With its breathtaking design and stained-glass windows, Dunedin’s most prominent church is often referred to as New Zealand’s finest 19th-century building.
Stroll through the grounds of the First Church of Otago and admire the building’s turrets, ornate façade and towering spire. Step inside to see the spectacular wooden ceiling lit up by the glow from a large rose-shaped stained-glass window.
Set within a tranquil grassy parkland, the First Church of Otago was designed by Scottish architect Robert Lawson in 1862. The first stone was laid by Thomas Burns, the city’s founder, 6 years later. Such was the desire of the provincial government to have the church in this location, they lowered the ground by 40 feet (12 meters) to accommodate its construction.
Walk through the grounds and admire the many turrets of the apse. These are best seen from behind the church. Back by the entrance, be sure to stop and admire the ornate Gothic façade and the stunning rose-shaped window. From all sides you will see the magnificent needle-like tower, which stands 196 feet (60 meters) high.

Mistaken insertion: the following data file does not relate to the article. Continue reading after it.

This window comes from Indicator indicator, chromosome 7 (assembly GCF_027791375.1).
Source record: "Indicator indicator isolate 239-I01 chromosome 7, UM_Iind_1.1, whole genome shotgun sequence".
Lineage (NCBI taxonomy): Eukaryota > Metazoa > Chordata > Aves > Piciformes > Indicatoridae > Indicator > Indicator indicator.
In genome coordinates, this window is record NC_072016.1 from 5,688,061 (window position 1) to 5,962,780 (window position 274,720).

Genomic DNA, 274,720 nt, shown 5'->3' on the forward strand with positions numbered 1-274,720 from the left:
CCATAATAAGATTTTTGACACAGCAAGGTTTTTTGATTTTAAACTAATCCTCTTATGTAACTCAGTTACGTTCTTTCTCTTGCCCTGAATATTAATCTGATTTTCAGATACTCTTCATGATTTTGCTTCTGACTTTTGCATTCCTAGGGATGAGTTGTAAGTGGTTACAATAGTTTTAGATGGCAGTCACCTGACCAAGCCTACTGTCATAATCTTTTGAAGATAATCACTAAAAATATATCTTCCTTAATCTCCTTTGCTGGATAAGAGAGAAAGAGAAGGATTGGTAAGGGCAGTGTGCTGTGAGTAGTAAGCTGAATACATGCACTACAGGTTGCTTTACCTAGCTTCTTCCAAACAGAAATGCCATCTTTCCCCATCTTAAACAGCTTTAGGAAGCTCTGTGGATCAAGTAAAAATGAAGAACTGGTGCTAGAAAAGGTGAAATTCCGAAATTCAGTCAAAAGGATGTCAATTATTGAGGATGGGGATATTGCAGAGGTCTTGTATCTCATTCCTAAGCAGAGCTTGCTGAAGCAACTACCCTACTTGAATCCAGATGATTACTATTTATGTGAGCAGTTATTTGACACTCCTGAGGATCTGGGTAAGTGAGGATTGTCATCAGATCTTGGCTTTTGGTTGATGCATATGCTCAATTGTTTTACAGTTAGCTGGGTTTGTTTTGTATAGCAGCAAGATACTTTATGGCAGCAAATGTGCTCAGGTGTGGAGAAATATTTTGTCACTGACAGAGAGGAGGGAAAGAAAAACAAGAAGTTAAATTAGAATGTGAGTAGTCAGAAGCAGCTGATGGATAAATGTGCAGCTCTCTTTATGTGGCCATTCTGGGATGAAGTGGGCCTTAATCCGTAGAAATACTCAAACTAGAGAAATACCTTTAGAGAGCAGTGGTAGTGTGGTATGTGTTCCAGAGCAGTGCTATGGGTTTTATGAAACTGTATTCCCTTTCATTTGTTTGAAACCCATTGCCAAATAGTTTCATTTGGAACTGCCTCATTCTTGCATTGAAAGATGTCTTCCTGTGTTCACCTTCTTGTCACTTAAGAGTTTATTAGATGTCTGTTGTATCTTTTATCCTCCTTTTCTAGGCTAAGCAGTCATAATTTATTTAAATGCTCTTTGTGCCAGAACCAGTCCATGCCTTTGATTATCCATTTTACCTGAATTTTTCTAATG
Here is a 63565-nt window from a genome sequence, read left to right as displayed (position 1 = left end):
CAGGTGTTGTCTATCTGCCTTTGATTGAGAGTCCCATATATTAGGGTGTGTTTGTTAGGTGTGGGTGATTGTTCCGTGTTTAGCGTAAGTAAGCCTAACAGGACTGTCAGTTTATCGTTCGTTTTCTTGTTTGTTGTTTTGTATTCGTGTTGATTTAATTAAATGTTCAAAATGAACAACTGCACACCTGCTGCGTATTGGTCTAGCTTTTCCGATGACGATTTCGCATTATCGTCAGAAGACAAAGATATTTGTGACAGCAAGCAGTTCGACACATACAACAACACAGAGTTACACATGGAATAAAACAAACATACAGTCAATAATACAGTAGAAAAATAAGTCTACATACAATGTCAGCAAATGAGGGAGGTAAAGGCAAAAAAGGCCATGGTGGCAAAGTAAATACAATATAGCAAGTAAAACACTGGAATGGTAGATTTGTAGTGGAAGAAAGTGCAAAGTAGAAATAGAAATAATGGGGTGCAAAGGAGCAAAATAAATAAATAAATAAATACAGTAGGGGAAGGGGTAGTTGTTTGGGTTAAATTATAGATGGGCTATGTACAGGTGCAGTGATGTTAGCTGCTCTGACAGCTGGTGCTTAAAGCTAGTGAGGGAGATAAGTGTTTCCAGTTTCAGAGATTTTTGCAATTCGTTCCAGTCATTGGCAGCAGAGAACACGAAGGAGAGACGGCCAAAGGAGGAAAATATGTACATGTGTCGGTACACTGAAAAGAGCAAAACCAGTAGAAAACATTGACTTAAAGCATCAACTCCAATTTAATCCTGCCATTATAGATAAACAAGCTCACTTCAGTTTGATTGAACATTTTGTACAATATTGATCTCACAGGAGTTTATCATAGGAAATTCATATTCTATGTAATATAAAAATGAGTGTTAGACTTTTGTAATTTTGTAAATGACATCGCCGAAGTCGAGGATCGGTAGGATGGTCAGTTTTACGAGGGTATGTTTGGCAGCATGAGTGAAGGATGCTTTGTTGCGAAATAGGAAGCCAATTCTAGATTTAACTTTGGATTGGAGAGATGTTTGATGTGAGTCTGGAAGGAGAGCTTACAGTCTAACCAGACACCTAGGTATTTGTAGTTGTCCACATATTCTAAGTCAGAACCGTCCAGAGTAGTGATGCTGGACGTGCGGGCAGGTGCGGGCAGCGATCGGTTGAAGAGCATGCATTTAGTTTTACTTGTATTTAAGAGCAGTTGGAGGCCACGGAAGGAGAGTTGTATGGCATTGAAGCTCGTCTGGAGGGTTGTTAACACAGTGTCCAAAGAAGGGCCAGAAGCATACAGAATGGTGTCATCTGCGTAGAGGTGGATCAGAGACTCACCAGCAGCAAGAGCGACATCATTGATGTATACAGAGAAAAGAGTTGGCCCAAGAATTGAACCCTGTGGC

Make your way into the church and you will notice that the entrance holds two old lamps. These are original streetlights from the city of Edinburgh and are a reminder of the relationship between New Zealand and Scotland.
Once inside, take in the church’s arched wooden ceiling, as well as the many hanging flags and lanterns. You will see some more traditional elements such as religious paintings and stone sculptures. Be sure to leave yourself plenty of time to view the many elegant stained-glass windows. Check out the brightly colored war memorial window and its intricate artwork that pays tribute to local soldiers.
The First Church of Otago is just 328 feet (100 meters) from the center of Dunedin. It is free to enter and open all week. Regular services and events take place at this church, so check the church’s website to find out what’s on during your visit.